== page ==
from the heart
a blog designed to promote help, hope, healing
The holidays are supposed to be the ‘happiest time of the year,’ right? Yet so often holiday times bring stress and anxiety. Maybe the holidays means getting together with family members you don't get along with. Maybe this time of year means fielding questions about your marital status, future plans, or when you're planning on having a baby. The holidays might mean being alone and lonely. They might mean working long hours to cover Black Friday or post-holiday sales. Maybe it means the memory of someone who you've lost and your grief is feeling more intense than usual.
With everything we might be going through: how can we get through the holidays with our mental health intact?
1. Adjust your expectations: realistically, Thanksgiving and Christmas aren’t going to look picture perfect like they do on TV or on Instagram. Families will get into arguments, three people will come by and salt the mashed potatoes without tasting them first, you won’t get to spend time with the person you wish you could. Set realistic expectations for yourself. After all, in the grand scheme of things, these are just days in the year.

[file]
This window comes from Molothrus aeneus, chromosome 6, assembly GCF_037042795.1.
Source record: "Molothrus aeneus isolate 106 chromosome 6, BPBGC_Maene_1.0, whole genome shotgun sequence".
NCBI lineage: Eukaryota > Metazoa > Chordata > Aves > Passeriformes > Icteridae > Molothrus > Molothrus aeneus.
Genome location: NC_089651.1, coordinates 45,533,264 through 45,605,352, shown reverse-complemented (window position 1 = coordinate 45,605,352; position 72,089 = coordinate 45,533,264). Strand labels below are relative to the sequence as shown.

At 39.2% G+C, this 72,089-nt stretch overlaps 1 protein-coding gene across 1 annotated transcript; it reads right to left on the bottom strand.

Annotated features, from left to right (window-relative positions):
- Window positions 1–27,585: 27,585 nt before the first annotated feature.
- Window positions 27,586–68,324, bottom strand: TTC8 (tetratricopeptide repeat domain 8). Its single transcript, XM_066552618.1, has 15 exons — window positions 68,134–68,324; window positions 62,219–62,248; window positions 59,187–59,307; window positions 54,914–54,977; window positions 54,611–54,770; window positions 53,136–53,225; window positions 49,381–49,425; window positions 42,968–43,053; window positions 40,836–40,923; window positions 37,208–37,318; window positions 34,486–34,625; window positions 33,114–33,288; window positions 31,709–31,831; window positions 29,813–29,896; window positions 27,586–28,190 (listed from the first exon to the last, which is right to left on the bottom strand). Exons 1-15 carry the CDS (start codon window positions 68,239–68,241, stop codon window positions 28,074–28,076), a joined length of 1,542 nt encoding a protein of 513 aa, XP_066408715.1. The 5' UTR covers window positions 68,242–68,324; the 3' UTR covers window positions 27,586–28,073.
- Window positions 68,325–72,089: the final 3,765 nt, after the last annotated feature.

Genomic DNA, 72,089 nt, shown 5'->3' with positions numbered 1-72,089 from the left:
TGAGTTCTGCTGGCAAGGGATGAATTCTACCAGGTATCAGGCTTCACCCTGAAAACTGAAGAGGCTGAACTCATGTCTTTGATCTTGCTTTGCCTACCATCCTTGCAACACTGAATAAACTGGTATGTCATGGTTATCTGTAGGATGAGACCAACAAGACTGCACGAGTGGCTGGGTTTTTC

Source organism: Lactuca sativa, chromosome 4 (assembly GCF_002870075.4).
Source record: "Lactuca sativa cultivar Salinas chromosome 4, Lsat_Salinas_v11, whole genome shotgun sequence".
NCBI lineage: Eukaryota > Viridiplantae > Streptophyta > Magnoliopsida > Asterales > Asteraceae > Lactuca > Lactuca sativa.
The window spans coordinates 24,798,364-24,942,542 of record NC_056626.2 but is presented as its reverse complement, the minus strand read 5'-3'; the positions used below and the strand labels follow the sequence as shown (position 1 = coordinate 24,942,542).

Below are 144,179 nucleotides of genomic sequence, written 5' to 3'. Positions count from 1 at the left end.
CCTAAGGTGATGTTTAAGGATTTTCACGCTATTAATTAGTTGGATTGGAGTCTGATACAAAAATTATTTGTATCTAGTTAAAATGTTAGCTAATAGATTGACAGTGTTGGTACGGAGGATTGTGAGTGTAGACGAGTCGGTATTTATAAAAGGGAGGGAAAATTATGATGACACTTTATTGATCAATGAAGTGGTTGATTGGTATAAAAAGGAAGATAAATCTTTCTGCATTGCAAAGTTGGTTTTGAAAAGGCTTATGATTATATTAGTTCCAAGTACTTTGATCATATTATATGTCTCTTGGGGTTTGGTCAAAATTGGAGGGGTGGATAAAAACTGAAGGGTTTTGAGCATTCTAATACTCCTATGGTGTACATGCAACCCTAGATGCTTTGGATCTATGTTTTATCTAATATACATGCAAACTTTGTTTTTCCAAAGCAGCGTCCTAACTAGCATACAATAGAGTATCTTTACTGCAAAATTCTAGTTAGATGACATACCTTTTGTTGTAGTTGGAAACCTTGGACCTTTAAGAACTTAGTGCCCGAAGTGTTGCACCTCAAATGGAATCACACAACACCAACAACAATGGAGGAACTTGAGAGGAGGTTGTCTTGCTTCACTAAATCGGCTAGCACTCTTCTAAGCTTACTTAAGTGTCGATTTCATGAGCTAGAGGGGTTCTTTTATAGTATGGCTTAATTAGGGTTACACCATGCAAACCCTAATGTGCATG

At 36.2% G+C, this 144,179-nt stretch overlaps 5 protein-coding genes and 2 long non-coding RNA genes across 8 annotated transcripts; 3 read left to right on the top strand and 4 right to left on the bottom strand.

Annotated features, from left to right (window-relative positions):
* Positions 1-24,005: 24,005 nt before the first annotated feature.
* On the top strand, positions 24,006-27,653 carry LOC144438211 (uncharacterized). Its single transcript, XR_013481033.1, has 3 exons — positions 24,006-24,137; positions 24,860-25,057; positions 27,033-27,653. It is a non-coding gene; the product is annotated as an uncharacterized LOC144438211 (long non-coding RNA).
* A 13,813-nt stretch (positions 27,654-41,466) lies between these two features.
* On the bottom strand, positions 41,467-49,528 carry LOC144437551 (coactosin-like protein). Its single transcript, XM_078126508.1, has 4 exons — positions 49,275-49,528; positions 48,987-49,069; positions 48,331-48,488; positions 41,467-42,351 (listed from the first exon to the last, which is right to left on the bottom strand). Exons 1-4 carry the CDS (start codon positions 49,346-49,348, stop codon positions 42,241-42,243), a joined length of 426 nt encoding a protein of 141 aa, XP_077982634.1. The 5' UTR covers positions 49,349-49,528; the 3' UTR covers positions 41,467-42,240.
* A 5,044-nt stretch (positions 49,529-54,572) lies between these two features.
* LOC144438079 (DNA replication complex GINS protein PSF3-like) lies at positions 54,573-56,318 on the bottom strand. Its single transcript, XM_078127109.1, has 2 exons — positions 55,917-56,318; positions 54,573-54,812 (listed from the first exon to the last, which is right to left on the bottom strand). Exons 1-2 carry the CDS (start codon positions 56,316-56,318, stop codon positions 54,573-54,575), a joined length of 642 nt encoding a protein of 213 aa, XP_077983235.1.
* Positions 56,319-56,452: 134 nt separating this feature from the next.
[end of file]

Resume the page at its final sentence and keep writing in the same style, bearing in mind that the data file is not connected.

2. Realize that the holidays are a social construct: the holidays were invented - by us. Thanksgiving isn’t about the pilgrims and Jesus was probably born in the summer. That doesn’t mean the holidays don’t hold meaning - it is wonderful to be thankful and to celebrate the birth of Christ. But at the end of the day, that is what the holidays are - just days in the year. If we can separate ourselves from thinking that the holidays HAVE to be a certain way, we might be able to enjoy the way they actually end up being.
3. Set healthy boundaries: if you know that you can’t happily spend a week with your family, visit for just a day. If you aren’t up to buying Christmas gifts for every aunt, uncle and cousin, suggest a gift exchange. Find the limits of what is healthy for you, express those limits and stick to them. Setting healthy boundaries will help you stay within the limits of what is emotionally healthy for you during this time.
4. Ask for support: if the holidays are a particularly hard time for you emotionally, find someone who you can talk to about it. Whether it is a friend, family member or counselor, you deserve someone who will listen and understand what you are going through. The holidays feel like they should be the most wonderful time of the year. The reality is that sometimes they don't feel wonderful. While it isn't fun to feel that way, it is normal and okay to not experience the holidays the way it seems like everyone else is.
Written by our counselors to help promote your help, hope, healing